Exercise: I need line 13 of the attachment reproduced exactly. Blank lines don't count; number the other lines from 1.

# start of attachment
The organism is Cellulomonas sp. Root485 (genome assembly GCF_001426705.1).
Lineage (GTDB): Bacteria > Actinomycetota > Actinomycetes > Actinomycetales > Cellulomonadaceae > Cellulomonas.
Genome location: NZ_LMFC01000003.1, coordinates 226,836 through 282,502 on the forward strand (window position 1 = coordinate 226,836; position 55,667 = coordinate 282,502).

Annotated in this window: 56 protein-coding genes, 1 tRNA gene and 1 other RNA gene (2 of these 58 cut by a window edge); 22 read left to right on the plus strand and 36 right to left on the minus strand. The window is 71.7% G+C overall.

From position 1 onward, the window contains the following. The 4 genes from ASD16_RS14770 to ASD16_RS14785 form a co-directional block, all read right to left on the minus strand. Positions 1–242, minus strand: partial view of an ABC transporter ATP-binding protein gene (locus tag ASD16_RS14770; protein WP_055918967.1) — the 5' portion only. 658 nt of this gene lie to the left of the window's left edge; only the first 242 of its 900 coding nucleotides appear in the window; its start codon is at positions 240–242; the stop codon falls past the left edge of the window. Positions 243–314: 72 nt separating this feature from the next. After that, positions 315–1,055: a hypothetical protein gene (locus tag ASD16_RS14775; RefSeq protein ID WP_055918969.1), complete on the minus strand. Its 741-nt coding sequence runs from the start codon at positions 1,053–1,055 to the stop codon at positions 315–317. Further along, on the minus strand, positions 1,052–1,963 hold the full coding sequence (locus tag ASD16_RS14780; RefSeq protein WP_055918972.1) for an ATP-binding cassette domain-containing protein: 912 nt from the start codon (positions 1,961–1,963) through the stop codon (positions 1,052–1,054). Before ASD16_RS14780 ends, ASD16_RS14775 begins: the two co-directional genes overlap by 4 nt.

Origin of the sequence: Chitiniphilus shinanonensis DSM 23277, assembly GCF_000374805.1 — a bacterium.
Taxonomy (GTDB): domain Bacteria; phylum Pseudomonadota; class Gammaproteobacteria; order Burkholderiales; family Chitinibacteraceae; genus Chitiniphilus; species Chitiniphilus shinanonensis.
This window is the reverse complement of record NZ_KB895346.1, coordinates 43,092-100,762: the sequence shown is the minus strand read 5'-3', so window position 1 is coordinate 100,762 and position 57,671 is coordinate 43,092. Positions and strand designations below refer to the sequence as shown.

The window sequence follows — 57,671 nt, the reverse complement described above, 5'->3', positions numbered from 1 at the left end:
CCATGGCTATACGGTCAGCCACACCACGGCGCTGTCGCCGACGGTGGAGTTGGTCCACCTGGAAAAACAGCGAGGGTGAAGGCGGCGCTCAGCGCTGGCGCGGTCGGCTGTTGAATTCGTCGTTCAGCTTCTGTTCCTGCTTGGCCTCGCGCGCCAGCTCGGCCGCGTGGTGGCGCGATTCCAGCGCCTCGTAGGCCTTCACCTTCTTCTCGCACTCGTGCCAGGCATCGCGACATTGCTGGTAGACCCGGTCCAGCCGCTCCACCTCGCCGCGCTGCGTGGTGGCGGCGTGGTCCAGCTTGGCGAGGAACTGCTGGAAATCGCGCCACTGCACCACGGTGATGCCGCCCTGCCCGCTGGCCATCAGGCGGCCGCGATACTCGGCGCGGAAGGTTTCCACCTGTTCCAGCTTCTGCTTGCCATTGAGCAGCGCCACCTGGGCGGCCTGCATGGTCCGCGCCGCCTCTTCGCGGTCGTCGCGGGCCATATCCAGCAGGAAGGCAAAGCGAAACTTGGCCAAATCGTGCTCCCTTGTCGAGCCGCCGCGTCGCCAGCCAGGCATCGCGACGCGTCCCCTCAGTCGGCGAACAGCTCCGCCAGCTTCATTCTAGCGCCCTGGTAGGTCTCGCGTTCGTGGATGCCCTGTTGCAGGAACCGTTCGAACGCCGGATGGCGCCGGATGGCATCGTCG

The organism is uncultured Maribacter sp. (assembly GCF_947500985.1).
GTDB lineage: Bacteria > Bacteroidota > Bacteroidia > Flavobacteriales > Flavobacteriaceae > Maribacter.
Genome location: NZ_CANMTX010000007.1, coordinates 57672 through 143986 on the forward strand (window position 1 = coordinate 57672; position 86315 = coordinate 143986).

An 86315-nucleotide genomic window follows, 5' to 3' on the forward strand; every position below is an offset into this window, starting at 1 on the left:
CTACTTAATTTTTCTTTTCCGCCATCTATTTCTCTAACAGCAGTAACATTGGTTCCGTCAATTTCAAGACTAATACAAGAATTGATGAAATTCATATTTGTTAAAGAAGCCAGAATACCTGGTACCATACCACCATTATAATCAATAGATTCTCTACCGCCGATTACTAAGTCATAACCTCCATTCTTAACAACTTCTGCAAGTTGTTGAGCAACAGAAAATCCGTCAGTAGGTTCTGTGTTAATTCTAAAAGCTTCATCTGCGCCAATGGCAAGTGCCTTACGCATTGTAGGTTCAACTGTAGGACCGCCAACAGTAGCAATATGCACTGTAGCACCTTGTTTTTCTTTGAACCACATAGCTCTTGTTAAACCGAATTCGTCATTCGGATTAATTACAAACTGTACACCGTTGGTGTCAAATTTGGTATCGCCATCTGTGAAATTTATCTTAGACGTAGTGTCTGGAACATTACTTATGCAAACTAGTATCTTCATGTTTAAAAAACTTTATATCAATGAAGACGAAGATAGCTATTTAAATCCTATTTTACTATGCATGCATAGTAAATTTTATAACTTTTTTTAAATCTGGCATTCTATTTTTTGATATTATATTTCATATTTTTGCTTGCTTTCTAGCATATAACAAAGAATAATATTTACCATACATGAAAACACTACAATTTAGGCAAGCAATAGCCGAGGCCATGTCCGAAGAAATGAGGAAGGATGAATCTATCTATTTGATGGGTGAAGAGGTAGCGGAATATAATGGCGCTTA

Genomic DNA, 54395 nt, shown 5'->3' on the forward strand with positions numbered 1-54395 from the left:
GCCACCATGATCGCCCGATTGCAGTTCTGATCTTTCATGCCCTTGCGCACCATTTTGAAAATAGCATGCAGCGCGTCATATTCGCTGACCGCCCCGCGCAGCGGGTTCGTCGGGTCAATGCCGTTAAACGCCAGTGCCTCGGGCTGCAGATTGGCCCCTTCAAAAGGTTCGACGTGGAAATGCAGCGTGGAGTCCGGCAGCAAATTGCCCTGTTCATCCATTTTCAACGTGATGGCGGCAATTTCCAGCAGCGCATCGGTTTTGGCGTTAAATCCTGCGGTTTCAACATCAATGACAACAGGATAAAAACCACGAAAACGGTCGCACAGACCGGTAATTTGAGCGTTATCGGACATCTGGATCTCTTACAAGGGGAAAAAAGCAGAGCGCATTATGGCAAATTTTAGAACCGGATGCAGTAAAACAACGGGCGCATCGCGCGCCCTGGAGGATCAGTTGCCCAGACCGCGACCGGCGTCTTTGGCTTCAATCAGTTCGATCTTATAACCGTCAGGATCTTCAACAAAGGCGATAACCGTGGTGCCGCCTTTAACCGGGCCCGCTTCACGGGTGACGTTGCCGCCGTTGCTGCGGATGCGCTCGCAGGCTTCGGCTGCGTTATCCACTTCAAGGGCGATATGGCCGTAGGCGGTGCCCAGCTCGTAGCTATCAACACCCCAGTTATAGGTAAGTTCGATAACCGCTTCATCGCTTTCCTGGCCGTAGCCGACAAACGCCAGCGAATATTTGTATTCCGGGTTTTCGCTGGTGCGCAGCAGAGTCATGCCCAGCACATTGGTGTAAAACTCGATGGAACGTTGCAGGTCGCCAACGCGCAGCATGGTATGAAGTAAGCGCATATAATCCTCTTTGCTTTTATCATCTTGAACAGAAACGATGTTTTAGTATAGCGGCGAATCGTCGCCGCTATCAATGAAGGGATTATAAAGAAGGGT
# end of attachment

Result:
Genome location: NZ_CANMTX010000007.1, coordinates 57672 through 143986 on the forward strand (window position 1 = coordinate 57672; position 86315 = coordinate 143986).